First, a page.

While my taste in music is more towards Ray Charles, Aretha Franklin, Mose Allison, and Eva Cassidy—this presentation moved my spirit.

Then on Easter Day the community of St. Luke’s in Islington took me even deeper.  The building looks like a traditional English parish from the outside, but inside it is one of the warmest and most hospitable churches I have worshiped in. Chairs were arranged in a horseshoe, with the Holy Table in the open space. Continue reading “Easter in London”

My City By The Bay

golden-gate-stockA few years ago my wife Kennon and I were sitting with a group of fellow pilgrims at an outdoor pub in Glendalough, Ireland. One of our colleagues posed this question, “If you could travel to anywhere in the world, where would you go?”

The answers were exotic: Kauai, Edinburgh, Rome, Jerusalem, Marbella, Caribbean beaches, Kenya for a safari, Tahiti, Pukhet in Thailand and Goa in India. My answer was San Francisco. Why, Kennon asked, with the entire world to choose from, would I return to a place so familiar?

The answer is best expressed in this passage from my journal, written in 2011:

“When I visit San Francisco— when I return ‘home’— a vibrant energy fills and buoys my body, mind and spirit. All of my senses come alive as I immerse myself in The City’s eclectic mix of people, places, life styles, vehicles, sounds, smells, weather, and activities.

“I love the hustle-bustle and polite jumble on the sidewalks: tourists craning their necks to see the sights, business people heading to the office, food carts selling hot dogs and pretzels, street people seeking a place of shelter, and wanderers like me.

“The mixture of sounds and the blend of smells entice me–––voices speaking different languages, cable cars clanging, sea gulls squawking, traffic grinding, street merchants hawking; outdoor restaurants, fresh-baked sour dough bread, sea air, garlic in North Beach and the pungency of China Town, crabs boiling in pots at the wharf and hot dogs at the ballpark.

“I grew up in the Bay Area and now live near my grandchildren in the mountains of western North Carolina. As beautiful as it is there, I have a vague feeling of claustrophobia… of being closed in without horizons. When I am in San Francisco I feel the openness: a high blue sky (after the fog burns off) and the ocean horizons that I sense in my body even when walking amidst sky-scrapping buildings. I love climbing the hills through diverse neighborhoods, every now and then catching a glimpse of the bay and the majestic Golden Gate.

“Traveling itself gives me energy; taking to the road stimulates something in my genes. But the feeling I have when I arrive in San Francisco is different and deeper. I am nourished at the soul level.

“As I write these words in my journal I am literally (to paraphrase Otis Redding)  ‘sitting in the morning sun, watching the ships roll in… just sitting on the dock of the bay, watching the tide roll away…”

I know that San Francisco is beset with big-city problems. Travel + Leisure magazine rated it the 12th dirtiest city in the USA. There are too many food wrappers and other wind-blown trash littering the streets and sidewalks.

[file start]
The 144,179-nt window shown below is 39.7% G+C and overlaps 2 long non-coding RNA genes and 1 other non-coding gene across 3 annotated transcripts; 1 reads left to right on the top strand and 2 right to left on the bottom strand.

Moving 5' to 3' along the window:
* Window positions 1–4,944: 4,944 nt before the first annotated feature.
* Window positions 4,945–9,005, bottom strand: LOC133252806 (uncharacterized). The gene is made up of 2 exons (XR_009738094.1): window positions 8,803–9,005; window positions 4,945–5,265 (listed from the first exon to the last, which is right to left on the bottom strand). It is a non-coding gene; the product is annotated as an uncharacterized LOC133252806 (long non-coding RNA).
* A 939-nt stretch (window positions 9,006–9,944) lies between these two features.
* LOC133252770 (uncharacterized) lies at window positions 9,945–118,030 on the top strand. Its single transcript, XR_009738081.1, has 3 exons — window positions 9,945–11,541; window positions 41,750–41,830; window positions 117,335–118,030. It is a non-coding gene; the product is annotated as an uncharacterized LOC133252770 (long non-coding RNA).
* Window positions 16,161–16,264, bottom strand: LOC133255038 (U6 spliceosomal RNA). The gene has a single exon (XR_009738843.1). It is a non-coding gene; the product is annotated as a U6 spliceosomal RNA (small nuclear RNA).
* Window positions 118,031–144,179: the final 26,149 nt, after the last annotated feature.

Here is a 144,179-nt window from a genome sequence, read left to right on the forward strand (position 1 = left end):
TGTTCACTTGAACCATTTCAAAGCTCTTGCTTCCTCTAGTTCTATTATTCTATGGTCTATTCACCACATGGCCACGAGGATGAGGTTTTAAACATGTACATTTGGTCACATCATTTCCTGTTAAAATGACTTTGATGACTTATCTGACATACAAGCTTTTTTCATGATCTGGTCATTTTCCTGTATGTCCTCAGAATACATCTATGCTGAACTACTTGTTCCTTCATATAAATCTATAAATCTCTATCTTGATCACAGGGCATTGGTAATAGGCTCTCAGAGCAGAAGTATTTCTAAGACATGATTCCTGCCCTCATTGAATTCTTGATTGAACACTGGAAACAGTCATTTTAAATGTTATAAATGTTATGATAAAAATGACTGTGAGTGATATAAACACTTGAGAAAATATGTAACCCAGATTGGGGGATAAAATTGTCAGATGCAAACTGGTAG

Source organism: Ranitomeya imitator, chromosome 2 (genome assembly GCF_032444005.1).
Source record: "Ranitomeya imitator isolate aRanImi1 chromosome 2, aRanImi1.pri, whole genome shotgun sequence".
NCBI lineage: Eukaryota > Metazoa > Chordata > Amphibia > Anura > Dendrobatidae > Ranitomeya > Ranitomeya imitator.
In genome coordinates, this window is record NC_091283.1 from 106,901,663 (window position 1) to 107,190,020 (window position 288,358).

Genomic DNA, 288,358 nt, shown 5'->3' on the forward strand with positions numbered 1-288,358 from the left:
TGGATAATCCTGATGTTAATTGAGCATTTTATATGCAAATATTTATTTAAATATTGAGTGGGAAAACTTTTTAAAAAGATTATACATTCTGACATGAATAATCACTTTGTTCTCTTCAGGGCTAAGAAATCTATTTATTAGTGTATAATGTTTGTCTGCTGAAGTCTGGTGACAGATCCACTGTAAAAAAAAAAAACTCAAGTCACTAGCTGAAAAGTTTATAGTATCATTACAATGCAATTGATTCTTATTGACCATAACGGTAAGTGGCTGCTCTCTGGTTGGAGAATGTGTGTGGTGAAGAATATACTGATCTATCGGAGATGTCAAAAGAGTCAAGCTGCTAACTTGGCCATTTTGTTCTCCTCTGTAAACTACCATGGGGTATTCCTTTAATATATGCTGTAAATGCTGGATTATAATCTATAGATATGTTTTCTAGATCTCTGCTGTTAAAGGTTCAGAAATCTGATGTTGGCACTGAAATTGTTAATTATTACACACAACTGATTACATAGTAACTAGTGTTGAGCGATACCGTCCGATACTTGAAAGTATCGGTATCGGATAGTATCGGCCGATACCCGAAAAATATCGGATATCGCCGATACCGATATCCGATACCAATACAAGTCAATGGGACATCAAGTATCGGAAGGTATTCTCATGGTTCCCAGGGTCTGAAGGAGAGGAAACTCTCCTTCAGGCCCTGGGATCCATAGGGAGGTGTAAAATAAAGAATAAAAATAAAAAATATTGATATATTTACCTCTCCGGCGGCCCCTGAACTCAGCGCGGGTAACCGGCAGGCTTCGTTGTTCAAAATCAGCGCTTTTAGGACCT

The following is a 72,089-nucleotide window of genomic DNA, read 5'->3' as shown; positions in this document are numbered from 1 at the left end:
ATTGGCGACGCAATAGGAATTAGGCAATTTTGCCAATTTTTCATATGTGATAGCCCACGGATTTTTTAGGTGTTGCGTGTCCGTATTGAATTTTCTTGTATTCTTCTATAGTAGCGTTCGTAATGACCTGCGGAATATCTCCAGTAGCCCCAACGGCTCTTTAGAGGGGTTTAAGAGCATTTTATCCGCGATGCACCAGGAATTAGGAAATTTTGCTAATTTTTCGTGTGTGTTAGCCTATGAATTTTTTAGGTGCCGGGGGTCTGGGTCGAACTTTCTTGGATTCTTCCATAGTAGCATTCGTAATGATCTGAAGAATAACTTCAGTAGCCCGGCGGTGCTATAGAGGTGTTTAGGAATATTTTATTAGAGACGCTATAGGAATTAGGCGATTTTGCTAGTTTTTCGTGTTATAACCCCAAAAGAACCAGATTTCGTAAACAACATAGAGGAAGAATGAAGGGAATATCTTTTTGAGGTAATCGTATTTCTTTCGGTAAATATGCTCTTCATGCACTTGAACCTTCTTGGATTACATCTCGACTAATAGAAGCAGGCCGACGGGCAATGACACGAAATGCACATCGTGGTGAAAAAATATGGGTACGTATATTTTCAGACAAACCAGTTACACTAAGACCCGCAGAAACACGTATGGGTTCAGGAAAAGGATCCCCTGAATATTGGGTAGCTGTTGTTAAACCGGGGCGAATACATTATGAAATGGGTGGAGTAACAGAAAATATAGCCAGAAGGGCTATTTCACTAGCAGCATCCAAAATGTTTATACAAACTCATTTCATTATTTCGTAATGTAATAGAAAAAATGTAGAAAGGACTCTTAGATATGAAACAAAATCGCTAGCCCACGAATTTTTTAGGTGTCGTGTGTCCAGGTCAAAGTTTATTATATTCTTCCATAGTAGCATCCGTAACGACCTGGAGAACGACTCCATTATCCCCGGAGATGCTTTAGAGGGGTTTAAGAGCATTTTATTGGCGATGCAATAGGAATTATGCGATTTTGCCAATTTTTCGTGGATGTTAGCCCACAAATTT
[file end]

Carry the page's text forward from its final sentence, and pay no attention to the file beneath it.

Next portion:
On the other hand, It should be noted that San Francisco is a national leader in recycling, was the first city in the nation to ban plastic bags, and is in the “top 10” American cities for environmental friendliness and quality of life.  Travel + Leisure readers rated The City high in diversity, ethnic food, coffee, scenic neighborhoods and views.

I visit there four times a year to attend meetings of the United Religions Initiative (and to take in a couple of baseball games). I spend much of my non-meeting time  — day and night— walking, meeting people in parks and squares, and exploring. I have never felt unsafe or hassled, I have never been treated rudely, and I always find a willing helper if I get lost.

I acknowledge that I love San Francisco, and like many lovers I don’t see the faults of my beloved in the way that others who are emotionally detached view them. And, my powers of reasoning are sometimes overruled by nostalgia. Even though Folgers and MJB no longer roast coffee south of the Bay Bridge, in my imagination I still smell the deep, rich aroma of roasters every time I walk under the bridge on my way from the ballpark toward the Ferry Building.

Most of the jazz and folk music establishments (such as the Matador, Hungry Eye, Velvet Lounge, Jazz Workshop, Purple Onion and various coffee houses) that once dominated North Beach are no longer there. But I can hear in my mind the sounds of Thelonious Monk, Mose Allison, Pete Seeger, The Kingston Trio, Peter, Paul & Mary, Barbra Streisand, and The Limelighters when I am making my way to a restaurant on Columbus.

My visits to San Francisco are part reality, part myth and part memory… but they are always refreshing–––and I am returning in May with my wife, daughter and three grandsons to take part in the oldest consecutively run yearly footrace in the world, the Bay to Breakers.